Folding bikes are a great option for all sorts of riders that need to fit a bicycle into a small space.
There are lots of reasons to buy a folding bike. You might want to bring your bike on a bus or train where non-folding bikes aren't allowed, perhaps you want to take a bike on holiday with you, or maybe you just don't have much space at home for a full-size bike.
The main feature of a folding bike is its hinges that let you fold it up into a neat little package. Often the main hinge is in the middle of the frame, letting you fold it in half, with smaller mechanisms for compressing the handlebars, seatposts and pedals.
Most folding bikes have small wheels - 16” or 20” - to reduce the overall size of the folded bike and make it lighter. Although modern folding bike technology has meant 16” wheel bikes now ride very well, some riders will feel a little more stable and comfortable on 20” wheels.
It's up to you whether you prefer the stability of larger wheels or a more compact folding package. For longer journeys, you can even get less compact folding bikes with full-size wheels. These resemble a standard bike when they're unfolded.
Folding bikes also often have a long stem which folds and narrow handlebars to make them more compact. Most also have folding pedals and a long seatpost which retracts.
The nature of folding bikes means this is one area of bike design that fizzles with innovation, with interesting new adaptations coming out each year.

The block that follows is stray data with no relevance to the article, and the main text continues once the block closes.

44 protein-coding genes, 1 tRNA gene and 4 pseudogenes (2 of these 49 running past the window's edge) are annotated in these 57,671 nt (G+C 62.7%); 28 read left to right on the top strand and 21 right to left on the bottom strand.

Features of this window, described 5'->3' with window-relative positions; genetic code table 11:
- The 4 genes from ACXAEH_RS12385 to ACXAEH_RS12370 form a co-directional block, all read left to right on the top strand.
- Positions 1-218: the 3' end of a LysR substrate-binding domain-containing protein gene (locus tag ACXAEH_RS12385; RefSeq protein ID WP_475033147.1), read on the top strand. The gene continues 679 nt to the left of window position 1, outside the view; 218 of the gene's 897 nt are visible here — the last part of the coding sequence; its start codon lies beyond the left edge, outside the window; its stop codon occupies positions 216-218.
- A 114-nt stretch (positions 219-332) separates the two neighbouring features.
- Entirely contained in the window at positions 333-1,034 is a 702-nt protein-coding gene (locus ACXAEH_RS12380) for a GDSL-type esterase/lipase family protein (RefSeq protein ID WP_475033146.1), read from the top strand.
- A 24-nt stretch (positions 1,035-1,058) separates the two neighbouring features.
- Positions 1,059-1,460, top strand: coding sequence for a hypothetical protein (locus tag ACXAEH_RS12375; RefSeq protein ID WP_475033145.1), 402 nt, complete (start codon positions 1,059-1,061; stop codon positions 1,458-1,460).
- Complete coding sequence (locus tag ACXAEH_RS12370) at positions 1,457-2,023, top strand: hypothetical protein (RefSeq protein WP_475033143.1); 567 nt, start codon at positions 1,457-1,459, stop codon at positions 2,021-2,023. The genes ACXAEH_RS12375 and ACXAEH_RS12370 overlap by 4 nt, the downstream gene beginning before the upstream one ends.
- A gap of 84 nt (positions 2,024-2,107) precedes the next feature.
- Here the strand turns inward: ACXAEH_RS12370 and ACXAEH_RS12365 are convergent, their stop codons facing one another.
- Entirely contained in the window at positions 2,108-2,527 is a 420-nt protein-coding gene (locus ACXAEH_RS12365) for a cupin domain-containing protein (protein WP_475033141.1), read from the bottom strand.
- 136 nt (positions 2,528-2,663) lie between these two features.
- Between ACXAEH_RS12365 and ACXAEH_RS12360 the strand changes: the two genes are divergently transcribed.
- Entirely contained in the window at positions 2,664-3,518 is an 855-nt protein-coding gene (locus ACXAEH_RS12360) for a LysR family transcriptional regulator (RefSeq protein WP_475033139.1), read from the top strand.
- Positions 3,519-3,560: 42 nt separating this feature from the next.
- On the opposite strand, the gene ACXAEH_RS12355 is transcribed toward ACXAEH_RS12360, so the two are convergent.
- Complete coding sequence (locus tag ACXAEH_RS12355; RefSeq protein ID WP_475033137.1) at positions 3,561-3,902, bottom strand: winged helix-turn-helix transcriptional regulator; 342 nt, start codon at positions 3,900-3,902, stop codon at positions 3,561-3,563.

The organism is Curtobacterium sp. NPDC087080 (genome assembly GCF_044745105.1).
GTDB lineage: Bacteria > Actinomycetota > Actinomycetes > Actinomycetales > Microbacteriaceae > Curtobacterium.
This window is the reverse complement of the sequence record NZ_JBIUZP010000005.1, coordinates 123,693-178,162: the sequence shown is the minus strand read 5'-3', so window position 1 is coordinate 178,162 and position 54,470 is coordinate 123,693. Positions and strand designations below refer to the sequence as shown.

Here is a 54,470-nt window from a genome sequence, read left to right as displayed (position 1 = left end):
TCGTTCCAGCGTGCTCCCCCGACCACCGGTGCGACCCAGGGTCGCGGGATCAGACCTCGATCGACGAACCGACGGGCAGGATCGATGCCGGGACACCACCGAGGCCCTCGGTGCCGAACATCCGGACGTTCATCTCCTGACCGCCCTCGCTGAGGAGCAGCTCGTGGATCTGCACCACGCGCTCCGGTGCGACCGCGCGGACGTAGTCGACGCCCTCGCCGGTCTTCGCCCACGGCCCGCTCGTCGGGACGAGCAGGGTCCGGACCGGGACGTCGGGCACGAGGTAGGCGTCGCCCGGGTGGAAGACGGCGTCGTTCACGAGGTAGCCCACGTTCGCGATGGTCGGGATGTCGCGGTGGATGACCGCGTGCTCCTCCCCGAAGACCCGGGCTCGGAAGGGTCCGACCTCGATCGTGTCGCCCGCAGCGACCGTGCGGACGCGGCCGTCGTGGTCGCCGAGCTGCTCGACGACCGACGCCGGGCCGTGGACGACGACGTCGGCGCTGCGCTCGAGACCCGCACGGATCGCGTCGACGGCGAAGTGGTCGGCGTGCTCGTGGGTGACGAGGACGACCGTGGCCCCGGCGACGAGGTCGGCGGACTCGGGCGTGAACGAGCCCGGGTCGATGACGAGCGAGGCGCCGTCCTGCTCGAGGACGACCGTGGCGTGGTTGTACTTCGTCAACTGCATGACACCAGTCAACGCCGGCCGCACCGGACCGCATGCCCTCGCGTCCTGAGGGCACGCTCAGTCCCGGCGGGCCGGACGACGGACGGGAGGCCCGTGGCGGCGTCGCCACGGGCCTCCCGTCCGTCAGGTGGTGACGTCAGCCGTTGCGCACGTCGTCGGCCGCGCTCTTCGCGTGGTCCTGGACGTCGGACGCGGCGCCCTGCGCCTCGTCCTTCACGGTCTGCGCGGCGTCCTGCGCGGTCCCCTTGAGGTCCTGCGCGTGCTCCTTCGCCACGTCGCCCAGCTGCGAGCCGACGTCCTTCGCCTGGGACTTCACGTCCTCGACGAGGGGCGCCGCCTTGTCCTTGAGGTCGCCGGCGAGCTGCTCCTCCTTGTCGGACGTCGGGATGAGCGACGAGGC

There's a constant quest to make folded packages more compact, frame designs stiffer and faster and gear systems cleaner so the bike is more practical to carry and ride.
Hub gears, electric assist, belt drives and superlight materials all find their way into the folding bike sector. It's space-age stuff.
The very best folders compress to a small size and also ride very well, but they do have some limitations.
Many people trying a folding bike for the first time have been impressed by how well the small wheels roll, but for out-and-out speed, you're not going to beat an equivalent full-size bike. Perhaps consider a road bike instead if speed is of the essence.
Very short or very tall riders may struggle to get a good fit on folding bikes because they tend to be one-size fits all. If you are little or large, look for folding bikes that have lots of adjustment of seatpost and stem height.
Overall though, folding bikes are fantastic for riders who want all the speed and freedom of a bike but need to fit it into small spaces. If you've not much storage at home, folding bikes can be stowed in a cupboard by the door. Commuters can cycle part the way to work and bring their bike in the car boot, to park on the edge of town, or jump on the bus and stick it in the luggage rack. Investing in a folding bike could actually be a great way to save you time and money on your commute and you could even buy one through the cycle to work scheme to get great value.
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